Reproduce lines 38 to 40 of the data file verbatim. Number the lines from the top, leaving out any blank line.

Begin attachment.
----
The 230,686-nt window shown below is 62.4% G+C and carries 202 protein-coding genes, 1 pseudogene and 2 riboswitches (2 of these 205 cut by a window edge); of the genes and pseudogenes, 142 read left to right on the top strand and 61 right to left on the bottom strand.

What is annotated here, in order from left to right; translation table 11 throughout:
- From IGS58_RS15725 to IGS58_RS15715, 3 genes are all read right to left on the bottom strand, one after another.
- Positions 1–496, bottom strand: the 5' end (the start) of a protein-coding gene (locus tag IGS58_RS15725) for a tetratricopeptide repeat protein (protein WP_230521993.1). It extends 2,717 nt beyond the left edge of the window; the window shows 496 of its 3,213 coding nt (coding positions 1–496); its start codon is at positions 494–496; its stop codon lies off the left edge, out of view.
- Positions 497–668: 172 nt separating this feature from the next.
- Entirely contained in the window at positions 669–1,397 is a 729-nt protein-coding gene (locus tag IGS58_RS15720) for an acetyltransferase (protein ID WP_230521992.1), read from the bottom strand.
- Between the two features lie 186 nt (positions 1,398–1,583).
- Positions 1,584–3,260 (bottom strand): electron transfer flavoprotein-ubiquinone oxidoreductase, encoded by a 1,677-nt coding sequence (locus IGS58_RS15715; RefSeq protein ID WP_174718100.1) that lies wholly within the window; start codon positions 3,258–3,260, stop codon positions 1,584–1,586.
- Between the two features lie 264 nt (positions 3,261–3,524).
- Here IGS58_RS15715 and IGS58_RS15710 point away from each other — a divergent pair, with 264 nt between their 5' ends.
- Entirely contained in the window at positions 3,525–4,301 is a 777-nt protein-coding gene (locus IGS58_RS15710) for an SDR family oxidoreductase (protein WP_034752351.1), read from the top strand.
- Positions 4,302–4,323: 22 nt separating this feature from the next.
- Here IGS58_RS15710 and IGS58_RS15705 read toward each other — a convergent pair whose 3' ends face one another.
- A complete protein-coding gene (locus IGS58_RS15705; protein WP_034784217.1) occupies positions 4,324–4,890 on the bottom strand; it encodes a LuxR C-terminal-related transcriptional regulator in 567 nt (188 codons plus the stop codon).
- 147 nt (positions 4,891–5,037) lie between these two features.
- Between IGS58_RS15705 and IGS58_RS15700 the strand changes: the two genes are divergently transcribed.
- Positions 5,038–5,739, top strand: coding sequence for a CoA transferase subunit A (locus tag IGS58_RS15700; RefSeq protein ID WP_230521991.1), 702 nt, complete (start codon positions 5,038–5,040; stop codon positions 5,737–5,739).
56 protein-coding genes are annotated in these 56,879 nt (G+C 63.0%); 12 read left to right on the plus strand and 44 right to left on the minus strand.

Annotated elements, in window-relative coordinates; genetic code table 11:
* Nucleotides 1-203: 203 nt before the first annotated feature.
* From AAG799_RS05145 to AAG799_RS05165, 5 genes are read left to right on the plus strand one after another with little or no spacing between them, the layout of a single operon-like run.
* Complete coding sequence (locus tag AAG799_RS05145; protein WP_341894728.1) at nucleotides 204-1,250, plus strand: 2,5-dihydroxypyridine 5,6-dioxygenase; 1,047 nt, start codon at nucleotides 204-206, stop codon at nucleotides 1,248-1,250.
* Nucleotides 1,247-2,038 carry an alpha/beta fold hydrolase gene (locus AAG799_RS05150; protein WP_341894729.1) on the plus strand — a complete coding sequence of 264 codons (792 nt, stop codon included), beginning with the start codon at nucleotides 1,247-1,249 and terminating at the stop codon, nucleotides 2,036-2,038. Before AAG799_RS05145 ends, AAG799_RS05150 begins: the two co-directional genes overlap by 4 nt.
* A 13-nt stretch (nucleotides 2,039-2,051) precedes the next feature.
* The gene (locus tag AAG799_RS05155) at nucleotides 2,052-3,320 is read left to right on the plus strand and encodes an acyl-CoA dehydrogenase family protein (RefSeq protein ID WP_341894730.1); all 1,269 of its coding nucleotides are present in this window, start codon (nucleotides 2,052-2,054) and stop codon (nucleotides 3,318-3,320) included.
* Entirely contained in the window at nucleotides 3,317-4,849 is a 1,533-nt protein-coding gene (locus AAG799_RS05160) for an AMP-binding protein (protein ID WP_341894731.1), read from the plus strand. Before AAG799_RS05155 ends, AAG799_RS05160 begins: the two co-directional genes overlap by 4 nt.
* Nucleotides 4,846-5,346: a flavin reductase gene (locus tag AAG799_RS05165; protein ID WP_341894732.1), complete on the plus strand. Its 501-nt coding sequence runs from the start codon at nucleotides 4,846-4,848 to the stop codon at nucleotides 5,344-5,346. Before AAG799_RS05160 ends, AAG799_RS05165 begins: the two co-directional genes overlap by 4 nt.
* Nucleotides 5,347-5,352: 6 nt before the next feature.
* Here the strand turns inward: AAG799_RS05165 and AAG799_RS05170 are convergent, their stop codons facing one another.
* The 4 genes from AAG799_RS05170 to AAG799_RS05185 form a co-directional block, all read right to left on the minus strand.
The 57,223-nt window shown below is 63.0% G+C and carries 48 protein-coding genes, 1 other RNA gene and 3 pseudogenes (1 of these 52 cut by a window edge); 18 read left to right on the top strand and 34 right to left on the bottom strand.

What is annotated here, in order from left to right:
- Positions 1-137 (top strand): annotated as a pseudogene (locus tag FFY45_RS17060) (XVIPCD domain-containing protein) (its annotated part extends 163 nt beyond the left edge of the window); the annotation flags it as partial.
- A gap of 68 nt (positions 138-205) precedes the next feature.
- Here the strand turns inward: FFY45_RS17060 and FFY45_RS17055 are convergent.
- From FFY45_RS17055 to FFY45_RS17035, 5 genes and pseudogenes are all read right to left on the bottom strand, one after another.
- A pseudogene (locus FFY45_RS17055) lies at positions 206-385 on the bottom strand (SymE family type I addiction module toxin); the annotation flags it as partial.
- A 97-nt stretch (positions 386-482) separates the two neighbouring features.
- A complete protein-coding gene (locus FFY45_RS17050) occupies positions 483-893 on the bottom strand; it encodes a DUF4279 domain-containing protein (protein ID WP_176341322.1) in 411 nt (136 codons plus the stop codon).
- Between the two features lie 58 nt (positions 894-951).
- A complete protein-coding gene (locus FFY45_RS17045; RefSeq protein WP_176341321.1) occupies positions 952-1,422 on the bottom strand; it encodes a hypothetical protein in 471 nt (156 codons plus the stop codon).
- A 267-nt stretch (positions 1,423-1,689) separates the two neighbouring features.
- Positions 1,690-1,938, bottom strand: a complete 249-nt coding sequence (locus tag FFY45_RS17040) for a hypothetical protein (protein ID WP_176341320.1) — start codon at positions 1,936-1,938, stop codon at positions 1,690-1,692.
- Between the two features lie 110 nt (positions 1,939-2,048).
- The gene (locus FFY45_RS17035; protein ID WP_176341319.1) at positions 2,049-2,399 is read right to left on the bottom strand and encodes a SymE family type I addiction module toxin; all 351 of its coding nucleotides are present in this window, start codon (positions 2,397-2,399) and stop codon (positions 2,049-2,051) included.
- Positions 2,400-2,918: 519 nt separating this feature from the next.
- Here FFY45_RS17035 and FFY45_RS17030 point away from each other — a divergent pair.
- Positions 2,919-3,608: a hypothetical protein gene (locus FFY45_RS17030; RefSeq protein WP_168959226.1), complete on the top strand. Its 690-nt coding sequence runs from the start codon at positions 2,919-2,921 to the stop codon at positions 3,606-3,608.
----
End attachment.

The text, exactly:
- A 97-nt stretch (positions 386-482) separates the two neighbouring features.
- A complete protein-coding gene (locus FFY45_RS17050) occupies positions 483-893 on the bottom strand; it encodes a DUF4279 domain-containing protein (protein ID WP_176341322.1) in 411 nt (136 codons plus the stop codon).
- Between the two features lie 58 nt (positions 894-951).